government

Tue
03
Aug
Dennis Faas's picture

BlackBerry at Risk of Being Banned in Middle East

Business users may love their BlackBerry smartphones, but governments in the Middle East are not so keen. Three countries have issued different degrees of bans on the devices' functions. The biggest conflict comes in the United Arab Emirates (UAE), ... where officials there accuse the device of breaching local laws on data security. The problem is that messages sent on a BlackBerry are encrypted and immediately sent to servers in Canada for processing and storage. BlackBerry maker Research in Motion is based in Waterloo, Ontario, Canada. The UAE frowns upon such activity because it demands the ... (view more)

Mon
26
Apr
Dennis Faas's picture

'X-Mouse Button Control', and 'Google Government Requests'

X-Mouse Button Control This very cool program provides application-specific mouse button mappings, which means one application can use the mouse differently from another. This is useful for games which do not inherently support the extended mouse ... buttons, because you can map keys to each button. http://www.highrez.co.uk/ Google Government Requests Google regularly receives requests from government agencies around the world to remove content from its services, or provide information about users of our services and products. The interactive map shows the number of requests along with ... (view more)

Wed
17
Mar
Dennis Faas's picture

Google China Closure Imminent, Reports Suggest

Google has been considering pulling out of China for a few months now, saying it is no longer prepared to meet official demands to filter results its in line with Chinese government rules. The dispute heated up around the time Google was the victim ... of a substantial hacking attack , and while no link to the Chinese government has been proven, it's believed in some circles that the attack was an attempt to access the Gmail accounts of political opponents of the ruling Communist party. Officials Forewarn of Google Closure Chinese officials are now said to have contacted several major websites ... (view more)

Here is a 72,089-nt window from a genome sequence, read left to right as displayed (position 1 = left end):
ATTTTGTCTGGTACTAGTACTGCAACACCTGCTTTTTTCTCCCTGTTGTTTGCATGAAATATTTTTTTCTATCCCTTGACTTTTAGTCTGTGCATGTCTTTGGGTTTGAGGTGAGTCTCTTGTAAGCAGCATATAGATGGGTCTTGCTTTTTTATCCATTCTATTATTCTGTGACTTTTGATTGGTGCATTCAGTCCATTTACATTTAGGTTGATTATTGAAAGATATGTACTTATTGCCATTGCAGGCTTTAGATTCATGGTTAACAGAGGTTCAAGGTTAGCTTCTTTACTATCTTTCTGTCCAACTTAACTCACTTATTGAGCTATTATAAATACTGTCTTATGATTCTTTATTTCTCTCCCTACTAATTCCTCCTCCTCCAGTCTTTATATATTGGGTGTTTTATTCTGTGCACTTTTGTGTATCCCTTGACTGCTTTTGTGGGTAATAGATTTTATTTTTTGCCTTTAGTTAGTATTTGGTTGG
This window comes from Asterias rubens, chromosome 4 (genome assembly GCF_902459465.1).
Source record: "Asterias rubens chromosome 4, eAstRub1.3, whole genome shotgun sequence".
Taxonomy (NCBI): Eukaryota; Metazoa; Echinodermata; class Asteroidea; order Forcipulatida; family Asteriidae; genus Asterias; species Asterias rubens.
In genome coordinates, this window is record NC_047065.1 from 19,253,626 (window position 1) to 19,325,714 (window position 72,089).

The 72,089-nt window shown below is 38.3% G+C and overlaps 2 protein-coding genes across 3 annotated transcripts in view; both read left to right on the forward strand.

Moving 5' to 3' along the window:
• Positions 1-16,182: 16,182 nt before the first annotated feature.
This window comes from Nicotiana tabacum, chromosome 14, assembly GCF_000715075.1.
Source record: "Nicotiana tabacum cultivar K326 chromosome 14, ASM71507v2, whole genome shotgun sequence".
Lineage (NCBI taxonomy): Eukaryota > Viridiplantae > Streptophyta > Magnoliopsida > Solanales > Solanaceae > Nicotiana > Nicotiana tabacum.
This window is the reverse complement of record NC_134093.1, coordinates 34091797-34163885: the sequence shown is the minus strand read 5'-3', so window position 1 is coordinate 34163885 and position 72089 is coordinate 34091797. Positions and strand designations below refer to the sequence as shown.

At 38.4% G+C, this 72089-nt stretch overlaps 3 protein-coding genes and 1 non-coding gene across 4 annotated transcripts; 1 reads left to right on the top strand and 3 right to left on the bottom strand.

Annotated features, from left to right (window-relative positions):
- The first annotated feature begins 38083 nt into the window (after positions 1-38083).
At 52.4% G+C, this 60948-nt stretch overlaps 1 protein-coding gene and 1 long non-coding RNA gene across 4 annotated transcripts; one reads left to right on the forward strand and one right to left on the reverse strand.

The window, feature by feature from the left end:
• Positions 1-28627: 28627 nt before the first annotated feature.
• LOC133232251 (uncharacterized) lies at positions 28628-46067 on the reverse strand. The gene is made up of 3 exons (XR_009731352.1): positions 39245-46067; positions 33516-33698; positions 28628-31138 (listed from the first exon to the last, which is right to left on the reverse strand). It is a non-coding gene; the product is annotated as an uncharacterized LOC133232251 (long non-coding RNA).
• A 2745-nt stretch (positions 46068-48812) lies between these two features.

Fri
18
Dec
Dennis Faas's picture

Australian Gov't Approves Internet Censorship Plan

Australia's federal government has announced that it is proceeding with controversial plans to censor the Internet after government-commissioned trials found that using a blacklist of banned sites was accurate and would not slow down web use. ... Critics, including Google , Electronic Frontiers Australia and Greens communications argue that the censorship policy is fundamentally flawed and the trial results are not surprising. Stephen Conroy, Australia's Communications Minister, will introduce legislation just before next year's elections designed to force ISPs to block a blacklist of refused ... (view more)

Thu
30
Jul
Dennis Faas's picture

US Gov't Outraged over Leaked Fed Secrets via P2P

According to a recent report, extremely sensitive government data has appeared on peer-to-peer (P2P) file-sharing networks. The information is reported to include the precise locations of American nuclear silos and FBI surveillance photos. News of ... the leak came at the recent House Government Oversight ... (view more)

Thu
16
Jul
Dennis Faas's picture

U.S. Gov't Still Trying to Push Flawed ID Schemes